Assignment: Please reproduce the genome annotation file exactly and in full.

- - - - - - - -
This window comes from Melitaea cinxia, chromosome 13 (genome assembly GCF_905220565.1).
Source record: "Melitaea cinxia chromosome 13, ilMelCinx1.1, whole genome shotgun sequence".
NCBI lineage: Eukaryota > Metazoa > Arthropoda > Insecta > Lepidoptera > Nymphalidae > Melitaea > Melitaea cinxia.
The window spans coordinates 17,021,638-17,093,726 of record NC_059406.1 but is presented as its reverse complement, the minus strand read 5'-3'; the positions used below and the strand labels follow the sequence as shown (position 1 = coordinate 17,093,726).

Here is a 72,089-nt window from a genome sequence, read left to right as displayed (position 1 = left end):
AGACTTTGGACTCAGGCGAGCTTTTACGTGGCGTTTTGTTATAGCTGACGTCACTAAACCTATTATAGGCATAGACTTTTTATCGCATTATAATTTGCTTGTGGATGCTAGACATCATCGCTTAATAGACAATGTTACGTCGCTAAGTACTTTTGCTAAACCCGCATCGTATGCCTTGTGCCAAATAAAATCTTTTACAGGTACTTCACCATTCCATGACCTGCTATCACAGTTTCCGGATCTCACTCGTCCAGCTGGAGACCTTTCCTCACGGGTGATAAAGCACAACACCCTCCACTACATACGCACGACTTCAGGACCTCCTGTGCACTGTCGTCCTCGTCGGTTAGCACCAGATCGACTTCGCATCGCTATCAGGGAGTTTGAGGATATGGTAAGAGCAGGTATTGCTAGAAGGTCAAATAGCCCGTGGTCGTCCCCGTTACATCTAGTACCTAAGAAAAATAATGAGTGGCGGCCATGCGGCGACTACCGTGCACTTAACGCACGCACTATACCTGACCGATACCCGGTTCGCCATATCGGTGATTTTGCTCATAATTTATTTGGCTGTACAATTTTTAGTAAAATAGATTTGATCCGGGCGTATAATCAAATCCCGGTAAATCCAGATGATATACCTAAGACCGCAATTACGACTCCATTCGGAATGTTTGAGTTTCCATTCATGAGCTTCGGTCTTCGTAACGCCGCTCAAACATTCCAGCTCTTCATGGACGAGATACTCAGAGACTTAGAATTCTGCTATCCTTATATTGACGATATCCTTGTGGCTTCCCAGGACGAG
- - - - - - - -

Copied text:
This window comes from Melitaea cinxia, chromosome 13 (genome assembly GCF_905220565.1).
Source record: "Melitaea cinxia chromosome 13, ilMelCinx1.1, whole genome shotgun sequence".
NCBI lineage: Eukaryota > Metazoa > Arthropoda > Insecta > Lepidoptera > Nymphalidae > Melitaea > Melitaea cinxia.
The window spans coordinates 17,021,638-17,093,726 of record NC_059406.1 but is presented as its reverse complement, the minus strand read 5'-3'; the positions used below and the strand labels follow the sequence as shown (position 1 = coordinate 17,093,726).

Here is a 72,089-nt window from a genome sequence, read left to right as displayed (position 1 = left end):
AGACTTTGGACTCAGGCGAGCTTTTACGTGGCGTTTTGTTATAGCTGACGTCACTAAACCTATTATAGGCATAGACTTTTTATCGCATTATAATTTGCTTGTGGATGCTAGACATCATCGCTTAATAGACAATGTTACGTCGCTAAGTACTTTTGCTAAACCCGCATCGTATGCCTTGTGCCAAATAAAATCTTTTACAGGTACTTCACCATTCCATGACCTGCTATCACAGTTTCCGGATCTCACTCGTCCAGCTGGAGACCTTTCCTCACGGGTGATAAAGCACAACACCCTCCACTACATACGCACGACTTCAGGACCTCCTGTGCACTGTCGTCCTCGTCGGTTAGCACCAGATCGACTTCGCATCGCTATCAGGGAGTTTGAGGATATGGTAAGAGCAGGTATTGCTAGAAGGTCAAATAGCCCGTGGTCGTCCCCGTTACATCTAGTACCTAAGAAAAATAATGAGTGGCGGCCATGCGGCGACTACCGTGCACTTAACGCACGCACTATACCTGACCGATACCCGGTTCGCCATATCGGTGATTTTGCTCATAATTTATTTGGCTGTACAATTTTTAGTAAAATAGATTTGATCCGGGCGTATAATCAAATCCCGGTAAATCCAGATGATATACCTAAGACCGCAATTACGACTCCATTCGGAATGTTTGAGTTTCCATTCATGAGCTTCGGTCTTCGTAACGCCGCTCAAACATTCCAGCTCTTCATGGACGAGATACTCAGAGACTTAGAATTCTGCTATCCTTATATTGACGATATCCTTGTGGCTTCCCAGGACGAG